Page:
Attested:  A ruler in sub-Roman Britain mentioned by all the usual sources Gildas, Bede, Historia Brittonum, etc, as discussed carefully by Robert Vermaat.  The commonly quoted spelling with vowel O rests upon just one manuscript of Gildas from the AD 1100s.  Spellings with vowel E by Bede may rest on an earlier source and Uuertigerno is in probably the earliest surviving manuscript that overtly mentions this man by name.

Where:  Vermaat summed up his best guess thus: “At the end of the Roman era in Britain, there was a man of high standing, whose family had large posessions in the western Midlands, central and south Wales. This man ... had acquired a high position in either the British church or in the Civil Service of the Roman Empire. He was also a rich land-owner, married to a daughter (Sevira) of the late usurper Magnus Maximus. By the year 425 he became the most powerful man in Britain, though he ruled with a Council of representatives (proto-princes) from the Civitates and other emerging centres of regional power. His own power was based largely on the province of Britannia Prima, and a large part of that province later became the kingdom of Powys.”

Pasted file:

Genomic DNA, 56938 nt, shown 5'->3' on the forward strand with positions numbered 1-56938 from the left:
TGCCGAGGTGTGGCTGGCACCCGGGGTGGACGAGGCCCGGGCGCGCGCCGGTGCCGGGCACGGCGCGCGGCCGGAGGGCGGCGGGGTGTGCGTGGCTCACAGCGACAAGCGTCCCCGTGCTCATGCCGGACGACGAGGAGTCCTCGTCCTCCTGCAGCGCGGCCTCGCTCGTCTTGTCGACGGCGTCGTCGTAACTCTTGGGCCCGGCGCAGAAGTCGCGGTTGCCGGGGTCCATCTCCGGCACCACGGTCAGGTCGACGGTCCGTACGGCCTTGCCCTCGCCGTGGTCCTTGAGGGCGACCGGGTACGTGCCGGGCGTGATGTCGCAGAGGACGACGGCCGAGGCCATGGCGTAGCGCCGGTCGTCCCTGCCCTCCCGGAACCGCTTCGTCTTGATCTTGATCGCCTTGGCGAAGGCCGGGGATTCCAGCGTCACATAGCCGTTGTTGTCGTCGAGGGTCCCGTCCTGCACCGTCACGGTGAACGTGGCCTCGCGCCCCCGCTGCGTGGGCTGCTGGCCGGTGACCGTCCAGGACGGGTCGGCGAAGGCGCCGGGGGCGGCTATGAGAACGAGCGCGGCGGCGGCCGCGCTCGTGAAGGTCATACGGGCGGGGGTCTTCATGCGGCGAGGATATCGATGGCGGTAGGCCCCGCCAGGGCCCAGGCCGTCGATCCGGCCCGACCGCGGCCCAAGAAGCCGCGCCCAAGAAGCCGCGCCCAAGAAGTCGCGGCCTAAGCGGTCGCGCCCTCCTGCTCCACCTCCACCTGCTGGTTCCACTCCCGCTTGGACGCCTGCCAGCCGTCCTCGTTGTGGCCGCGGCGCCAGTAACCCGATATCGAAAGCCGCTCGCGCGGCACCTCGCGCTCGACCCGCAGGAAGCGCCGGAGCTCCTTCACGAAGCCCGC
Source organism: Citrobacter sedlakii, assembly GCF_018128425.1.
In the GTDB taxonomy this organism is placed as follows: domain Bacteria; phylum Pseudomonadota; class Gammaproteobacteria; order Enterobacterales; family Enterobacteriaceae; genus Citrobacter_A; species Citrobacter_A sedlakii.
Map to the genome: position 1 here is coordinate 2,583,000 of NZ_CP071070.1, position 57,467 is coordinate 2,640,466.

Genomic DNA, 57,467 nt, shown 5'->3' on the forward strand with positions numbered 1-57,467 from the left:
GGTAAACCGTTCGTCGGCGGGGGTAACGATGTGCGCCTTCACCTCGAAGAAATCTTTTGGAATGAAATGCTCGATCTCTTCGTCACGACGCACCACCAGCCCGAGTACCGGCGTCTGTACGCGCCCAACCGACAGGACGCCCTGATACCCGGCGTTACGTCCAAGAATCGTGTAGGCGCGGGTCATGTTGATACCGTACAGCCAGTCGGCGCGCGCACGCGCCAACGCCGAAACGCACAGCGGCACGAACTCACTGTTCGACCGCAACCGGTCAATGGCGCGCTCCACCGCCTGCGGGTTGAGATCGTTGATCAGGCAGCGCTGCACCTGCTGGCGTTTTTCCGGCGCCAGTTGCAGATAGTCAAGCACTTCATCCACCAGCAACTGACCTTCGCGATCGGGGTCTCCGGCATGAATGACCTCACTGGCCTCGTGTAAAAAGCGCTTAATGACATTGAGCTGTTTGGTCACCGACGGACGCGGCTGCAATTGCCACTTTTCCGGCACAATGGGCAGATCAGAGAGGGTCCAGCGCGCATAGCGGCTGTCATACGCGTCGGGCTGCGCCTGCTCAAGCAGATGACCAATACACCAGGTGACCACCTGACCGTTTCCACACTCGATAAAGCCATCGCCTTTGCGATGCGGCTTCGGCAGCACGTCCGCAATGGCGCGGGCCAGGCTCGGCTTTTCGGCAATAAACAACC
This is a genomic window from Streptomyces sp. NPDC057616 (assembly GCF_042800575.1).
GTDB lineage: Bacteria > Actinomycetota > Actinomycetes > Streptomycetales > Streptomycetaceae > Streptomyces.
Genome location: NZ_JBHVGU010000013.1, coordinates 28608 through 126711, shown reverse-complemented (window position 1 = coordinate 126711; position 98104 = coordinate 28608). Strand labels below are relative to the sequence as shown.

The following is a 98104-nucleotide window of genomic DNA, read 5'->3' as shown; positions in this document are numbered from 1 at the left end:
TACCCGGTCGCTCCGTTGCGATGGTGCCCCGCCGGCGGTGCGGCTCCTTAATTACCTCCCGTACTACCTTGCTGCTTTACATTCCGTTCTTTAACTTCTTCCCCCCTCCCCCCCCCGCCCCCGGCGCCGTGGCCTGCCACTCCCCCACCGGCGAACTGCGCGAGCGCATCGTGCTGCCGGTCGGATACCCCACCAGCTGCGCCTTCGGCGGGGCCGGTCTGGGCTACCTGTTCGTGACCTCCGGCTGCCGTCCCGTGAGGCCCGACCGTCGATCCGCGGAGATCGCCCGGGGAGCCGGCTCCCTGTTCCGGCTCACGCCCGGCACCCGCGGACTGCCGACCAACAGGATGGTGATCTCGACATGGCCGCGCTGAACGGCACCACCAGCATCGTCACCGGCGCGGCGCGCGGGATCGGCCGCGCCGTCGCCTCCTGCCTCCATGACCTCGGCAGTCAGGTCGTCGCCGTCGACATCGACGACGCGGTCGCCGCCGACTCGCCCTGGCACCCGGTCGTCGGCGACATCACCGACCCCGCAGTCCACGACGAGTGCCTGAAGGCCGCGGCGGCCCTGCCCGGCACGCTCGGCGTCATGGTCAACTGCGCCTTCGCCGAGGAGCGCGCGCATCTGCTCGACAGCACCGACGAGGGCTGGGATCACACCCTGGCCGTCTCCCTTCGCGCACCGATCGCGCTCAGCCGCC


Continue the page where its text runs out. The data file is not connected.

Name origin:  It is customary to divide this name Vor–tigern and to translate it as ‘great king’ or ‘overlord’.  Neither Matasovic (2009) nor Delamarre (2003) have found a satisfactory etymology for Irish tigern ‘overlord’ and its Celtic cognates, but they do not seem to have discussed a link to duke and its Germanic cognates (as in Herzog), or to Greek ταγος ‘commander’, which raise similar questions of their underlying etymology.  See discussions of Tagea, plus Prasutagus, Caratacus, and Togodumnus.

Notes:  The later English spelling Wyrtgeorn, suggests that one should not exclude dividing the name Vert-i-gern, meaning something like ‘desirous of change’ or ‘disrupter’.  Wyrt naturally means wort, or ‘rootstock’, but that might be reinterpretation of an original Vert- related to Latin verto ‘to turn’, while georn was a precursor of modern yearn, related to German gern.

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Last edited 3 January 2020     To main Menu